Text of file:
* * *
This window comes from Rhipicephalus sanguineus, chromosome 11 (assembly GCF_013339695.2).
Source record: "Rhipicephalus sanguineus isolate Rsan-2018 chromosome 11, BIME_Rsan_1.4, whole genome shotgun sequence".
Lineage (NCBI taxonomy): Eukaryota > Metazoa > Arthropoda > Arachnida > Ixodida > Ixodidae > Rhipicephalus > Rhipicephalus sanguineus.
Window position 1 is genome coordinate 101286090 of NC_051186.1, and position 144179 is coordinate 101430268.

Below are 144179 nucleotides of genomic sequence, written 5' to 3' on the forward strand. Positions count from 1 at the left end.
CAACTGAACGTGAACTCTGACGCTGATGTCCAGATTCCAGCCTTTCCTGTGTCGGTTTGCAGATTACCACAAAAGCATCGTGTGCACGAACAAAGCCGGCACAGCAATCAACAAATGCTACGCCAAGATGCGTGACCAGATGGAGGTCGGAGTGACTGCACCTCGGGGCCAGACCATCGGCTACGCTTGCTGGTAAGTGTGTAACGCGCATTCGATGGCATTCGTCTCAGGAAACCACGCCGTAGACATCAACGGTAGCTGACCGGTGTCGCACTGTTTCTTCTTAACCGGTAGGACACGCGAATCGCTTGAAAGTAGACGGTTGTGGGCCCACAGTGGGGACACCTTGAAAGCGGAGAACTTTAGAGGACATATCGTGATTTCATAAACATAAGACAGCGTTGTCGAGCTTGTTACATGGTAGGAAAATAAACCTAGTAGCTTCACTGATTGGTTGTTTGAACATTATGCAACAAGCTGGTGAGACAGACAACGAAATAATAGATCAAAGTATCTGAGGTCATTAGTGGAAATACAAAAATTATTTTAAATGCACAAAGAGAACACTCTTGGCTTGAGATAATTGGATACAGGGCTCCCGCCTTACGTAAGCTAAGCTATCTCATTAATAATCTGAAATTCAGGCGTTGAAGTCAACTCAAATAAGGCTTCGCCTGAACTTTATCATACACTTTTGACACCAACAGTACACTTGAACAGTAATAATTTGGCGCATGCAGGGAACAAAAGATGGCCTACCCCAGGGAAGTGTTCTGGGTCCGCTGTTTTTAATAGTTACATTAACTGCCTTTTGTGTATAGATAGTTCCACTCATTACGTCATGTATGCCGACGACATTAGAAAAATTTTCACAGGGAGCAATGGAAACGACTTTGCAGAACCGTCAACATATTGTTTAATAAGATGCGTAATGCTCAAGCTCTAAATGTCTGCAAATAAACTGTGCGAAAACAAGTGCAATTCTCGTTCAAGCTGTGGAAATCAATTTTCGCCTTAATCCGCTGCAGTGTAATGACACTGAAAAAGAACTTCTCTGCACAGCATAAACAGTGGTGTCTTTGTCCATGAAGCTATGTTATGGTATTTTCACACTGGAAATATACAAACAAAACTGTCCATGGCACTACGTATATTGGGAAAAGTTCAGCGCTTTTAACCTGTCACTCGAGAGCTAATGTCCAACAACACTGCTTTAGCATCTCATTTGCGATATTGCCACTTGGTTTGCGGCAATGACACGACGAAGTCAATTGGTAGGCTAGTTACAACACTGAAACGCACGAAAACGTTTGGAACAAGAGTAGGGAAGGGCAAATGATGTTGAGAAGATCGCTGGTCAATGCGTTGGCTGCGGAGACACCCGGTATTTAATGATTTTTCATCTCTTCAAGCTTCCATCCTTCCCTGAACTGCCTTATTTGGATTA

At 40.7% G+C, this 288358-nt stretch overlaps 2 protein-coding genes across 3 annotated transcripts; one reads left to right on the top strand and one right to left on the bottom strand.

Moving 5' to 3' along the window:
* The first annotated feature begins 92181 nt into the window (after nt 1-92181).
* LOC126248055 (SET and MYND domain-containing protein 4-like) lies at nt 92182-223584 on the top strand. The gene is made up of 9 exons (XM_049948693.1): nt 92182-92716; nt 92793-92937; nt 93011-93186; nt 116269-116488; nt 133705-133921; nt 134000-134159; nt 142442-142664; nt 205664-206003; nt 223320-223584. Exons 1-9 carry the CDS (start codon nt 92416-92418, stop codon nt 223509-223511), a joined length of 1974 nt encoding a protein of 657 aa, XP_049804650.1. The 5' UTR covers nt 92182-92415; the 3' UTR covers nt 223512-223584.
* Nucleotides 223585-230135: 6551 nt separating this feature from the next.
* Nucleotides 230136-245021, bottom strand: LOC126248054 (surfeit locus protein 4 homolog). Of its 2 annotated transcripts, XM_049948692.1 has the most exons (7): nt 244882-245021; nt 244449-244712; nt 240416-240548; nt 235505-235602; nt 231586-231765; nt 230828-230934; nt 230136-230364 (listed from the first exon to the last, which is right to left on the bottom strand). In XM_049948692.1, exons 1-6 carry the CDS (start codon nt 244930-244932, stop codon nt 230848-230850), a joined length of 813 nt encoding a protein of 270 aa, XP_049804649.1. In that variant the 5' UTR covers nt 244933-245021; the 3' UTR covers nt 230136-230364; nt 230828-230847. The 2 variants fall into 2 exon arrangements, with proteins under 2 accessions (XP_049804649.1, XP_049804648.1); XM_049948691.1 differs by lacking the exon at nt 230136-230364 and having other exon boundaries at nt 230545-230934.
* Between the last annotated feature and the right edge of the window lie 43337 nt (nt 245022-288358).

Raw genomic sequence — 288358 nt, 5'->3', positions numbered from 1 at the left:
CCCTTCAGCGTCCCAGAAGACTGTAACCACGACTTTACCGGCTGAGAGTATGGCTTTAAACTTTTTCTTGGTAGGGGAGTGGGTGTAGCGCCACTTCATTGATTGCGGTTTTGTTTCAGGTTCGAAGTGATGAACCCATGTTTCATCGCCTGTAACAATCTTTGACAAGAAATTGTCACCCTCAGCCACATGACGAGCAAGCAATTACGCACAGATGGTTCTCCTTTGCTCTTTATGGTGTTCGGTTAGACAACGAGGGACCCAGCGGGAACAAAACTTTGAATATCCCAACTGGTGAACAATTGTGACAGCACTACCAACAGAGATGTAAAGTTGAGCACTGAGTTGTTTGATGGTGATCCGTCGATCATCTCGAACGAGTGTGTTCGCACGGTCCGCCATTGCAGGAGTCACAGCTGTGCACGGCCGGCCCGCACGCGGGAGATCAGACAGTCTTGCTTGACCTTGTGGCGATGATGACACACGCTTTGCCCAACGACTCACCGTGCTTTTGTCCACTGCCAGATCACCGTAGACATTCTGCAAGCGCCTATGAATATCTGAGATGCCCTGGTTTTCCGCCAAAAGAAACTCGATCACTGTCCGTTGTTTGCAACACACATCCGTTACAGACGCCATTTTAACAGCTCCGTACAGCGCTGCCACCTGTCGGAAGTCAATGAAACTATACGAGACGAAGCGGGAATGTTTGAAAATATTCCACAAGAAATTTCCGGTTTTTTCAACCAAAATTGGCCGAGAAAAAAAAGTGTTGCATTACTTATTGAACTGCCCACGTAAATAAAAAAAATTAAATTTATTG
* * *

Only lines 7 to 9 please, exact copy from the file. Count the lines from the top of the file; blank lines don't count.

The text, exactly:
At 40.7% G+C, this 288358-nt stretch overlaps 2 protein-coding genes across 3 annotated transcripts; one reads left to right on the top strand and one right to left on the bottom strand.

Moving 5' to 3' along the window:
* The first annotated feature begins 92181 nt into the window (after nt 1-92181).